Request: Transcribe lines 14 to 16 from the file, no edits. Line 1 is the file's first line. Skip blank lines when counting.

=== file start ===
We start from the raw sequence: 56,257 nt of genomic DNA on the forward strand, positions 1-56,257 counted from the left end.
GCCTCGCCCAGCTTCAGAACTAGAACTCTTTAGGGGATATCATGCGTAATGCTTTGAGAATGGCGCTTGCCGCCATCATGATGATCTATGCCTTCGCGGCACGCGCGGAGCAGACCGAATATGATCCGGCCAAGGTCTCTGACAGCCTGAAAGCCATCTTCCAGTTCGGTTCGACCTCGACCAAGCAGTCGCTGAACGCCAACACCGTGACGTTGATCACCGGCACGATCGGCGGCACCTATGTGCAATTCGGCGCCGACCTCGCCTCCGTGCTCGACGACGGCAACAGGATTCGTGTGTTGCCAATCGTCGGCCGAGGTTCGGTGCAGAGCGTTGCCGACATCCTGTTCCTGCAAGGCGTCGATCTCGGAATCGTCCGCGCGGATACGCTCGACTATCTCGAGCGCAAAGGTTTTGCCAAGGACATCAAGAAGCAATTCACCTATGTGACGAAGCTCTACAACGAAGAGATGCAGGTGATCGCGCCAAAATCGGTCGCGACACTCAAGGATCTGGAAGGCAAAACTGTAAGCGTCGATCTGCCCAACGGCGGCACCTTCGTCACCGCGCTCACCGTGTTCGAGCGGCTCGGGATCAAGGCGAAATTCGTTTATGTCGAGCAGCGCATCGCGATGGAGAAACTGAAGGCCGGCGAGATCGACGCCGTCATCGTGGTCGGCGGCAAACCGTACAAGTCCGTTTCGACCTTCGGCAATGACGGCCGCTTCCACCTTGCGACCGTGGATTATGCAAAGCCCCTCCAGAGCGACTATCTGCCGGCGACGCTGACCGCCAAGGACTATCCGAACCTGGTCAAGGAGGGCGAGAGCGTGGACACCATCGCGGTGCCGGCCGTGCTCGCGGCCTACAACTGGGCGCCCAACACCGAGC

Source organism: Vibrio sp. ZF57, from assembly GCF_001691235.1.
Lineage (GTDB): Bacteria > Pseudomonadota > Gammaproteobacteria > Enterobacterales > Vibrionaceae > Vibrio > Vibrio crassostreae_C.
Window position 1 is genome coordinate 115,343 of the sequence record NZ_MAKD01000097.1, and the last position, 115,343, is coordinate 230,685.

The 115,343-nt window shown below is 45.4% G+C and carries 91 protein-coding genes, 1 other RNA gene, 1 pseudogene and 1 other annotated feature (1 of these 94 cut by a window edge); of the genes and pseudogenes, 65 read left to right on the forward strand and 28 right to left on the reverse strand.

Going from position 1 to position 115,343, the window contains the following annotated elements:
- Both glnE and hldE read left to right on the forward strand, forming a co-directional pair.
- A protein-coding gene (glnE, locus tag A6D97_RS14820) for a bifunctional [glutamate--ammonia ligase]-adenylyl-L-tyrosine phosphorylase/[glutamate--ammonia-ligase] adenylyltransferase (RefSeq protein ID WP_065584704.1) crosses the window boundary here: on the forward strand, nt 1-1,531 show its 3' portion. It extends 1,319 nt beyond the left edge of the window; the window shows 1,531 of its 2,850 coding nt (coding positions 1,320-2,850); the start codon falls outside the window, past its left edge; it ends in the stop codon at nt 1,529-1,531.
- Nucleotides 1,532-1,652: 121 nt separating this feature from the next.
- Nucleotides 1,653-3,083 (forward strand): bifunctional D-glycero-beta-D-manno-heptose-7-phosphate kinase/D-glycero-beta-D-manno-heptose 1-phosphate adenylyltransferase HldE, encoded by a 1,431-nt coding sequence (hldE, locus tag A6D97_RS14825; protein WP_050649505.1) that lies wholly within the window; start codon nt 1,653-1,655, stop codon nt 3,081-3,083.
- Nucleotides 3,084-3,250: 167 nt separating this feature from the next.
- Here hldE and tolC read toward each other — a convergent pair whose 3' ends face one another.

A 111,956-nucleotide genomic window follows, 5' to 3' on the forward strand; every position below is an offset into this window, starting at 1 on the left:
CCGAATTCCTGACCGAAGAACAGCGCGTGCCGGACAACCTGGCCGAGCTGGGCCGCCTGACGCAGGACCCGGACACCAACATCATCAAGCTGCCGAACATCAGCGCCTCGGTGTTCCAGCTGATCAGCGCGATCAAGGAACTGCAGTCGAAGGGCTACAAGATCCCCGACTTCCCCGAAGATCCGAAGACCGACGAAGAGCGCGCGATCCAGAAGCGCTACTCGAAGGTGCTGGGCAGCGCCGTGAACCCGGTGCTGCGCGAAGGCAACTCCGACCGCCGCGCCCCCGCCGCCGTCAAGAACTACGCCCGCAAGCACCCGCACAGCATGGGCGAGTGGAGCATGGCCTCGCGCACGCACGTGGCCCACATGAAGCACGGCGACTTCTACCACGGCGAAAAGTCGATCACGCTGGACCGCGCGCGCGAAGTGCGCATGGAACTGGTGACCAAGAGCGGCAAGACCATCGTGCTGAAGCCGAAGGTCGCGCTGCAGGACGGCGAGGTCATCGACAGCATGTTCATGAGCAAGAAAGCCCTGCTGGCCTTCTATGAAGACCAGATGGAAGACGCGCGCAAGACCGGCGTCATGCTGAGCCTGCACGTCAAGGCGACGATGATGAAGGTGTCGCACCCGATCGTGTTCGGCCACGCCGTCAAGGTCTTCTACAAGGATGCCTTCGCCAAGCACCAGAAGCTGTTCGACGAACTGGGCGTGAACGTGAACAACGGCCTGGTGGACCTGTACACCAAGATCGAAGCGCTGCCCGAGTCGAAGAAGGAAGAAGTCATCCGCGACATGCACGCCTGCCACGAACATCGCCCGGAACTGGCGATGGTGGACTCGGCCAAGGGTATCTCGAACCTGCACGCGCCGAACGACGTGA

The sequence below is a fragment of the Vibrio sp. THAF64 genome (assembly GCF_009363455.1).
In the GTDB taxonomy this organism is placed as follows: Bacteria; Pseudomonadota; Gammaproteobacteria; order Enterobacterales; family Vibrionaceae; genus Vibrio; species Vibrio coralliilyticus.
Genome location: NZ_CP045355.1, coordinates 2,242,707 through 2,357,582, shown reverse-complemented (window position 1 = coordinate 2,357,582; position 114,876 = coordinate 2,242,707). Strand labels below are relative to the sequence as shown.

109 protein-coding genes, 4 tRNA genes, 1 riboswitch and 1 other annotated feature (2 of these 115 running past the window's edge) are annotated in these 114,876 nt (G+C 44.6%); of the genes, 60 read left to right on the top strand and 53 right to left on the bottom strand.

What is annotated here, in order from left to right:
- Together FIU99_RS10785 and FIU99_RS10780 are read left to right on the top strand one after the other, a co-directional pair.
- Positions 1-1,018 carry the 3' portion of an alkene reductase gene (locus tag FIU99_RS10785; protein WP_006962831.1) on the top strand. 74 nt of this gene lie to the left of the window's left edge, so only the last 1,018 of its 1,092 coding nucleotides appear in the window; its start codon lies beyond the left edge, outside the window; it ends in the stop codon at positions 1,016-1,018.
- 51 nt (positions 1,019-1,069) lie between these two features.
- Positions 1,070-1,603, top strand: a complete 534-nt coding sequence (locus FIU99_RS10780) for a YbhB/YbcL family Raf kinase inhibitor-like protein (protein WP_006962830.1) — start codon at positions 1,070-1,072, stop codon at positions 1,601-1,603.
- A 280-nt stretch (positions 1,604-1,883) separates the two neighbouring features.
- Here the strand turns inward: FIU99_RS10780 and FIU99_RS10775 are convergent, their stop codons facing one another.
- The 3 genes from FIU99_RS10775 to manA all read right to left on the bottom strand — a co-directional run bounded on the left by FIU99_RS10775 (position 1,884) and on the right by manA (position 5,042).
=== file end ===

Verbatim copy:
A 111,956-nucleotide genomic window follows, 5' to 3' on the forward strand; every position below is an offset into this window, starting at 1 on the left:
CCGAATTCCTGACCGAAGAACAGCGCGTGCCGGACAACCTGGCCGAGCTGGGCCGCCTGACGCAGGACCCGGACACCAACATCATCAAGCTGCCGAACATCAGCGCCTCGGTGTTCCAGCTGATCAGCGCGATCAAGGAACTGCAGTCGAAGGGCTACAAGATCCCCGACTTCCCCGAAGATCCGAAGACCGACGAAGAGCGCGCGATCCAGAAGCGCTACTCGAAGGTGCTGGGCAGCGCCGTGAACCCGGTGCTGCGCGAAGGCAACTCCGACCGCCGCGCCCCCGCCGCCGTCAAGAACTACGCCCGCAAGCACCCGCACAGCATGGGCGAGTGGAGCATGGCCTCGCGCACGCACGTGGCCCACATGAAGCACGGCGACTTCTACCACGGCGAAAAGTCGATCACGCTGGACCGCGCGCGCGAAGTGCGCATGGAACTGGTGACCAAGAGCGGCAAGACCATCGTGCTGAAGCCGAAGGTCGCGCTGCAGGACGGCGAGGTCATCGACAGCATGTTCATGAGCAAGAAAGCCCTGCTGGCCTTCTATGAAGACCAGATGGAAGACGCGCGCAAGACCGGCGTCATGCTGAGCCTGCACGTCAAGGCGACGATGATGAAGGTGTCGCACCCGATCGTGTTCGGCCACGCCGTCAAGGTCTTCTACAAGGATGCCTTCGCCAAGCACCAGAAGCTGTTCGACGAACTGGGCGTGAACGTGAACAACGGCCTGGTGGACCTGTACACCAAGATCGAAGCGCTGCCCGAGTCGAAGAAGGAAGAAGTCATCCGCGACATGCACGCCTGCCACGAACATCGCCCGGAACTGGCGATGGTGGACTCGGCCAAGGGTATCTCGAACCTGCACGCGCCGAACGACGTGA

The sequence below is a fragment of the Vibrio sp. THAF64 genome (assembly GCF_009363455.1).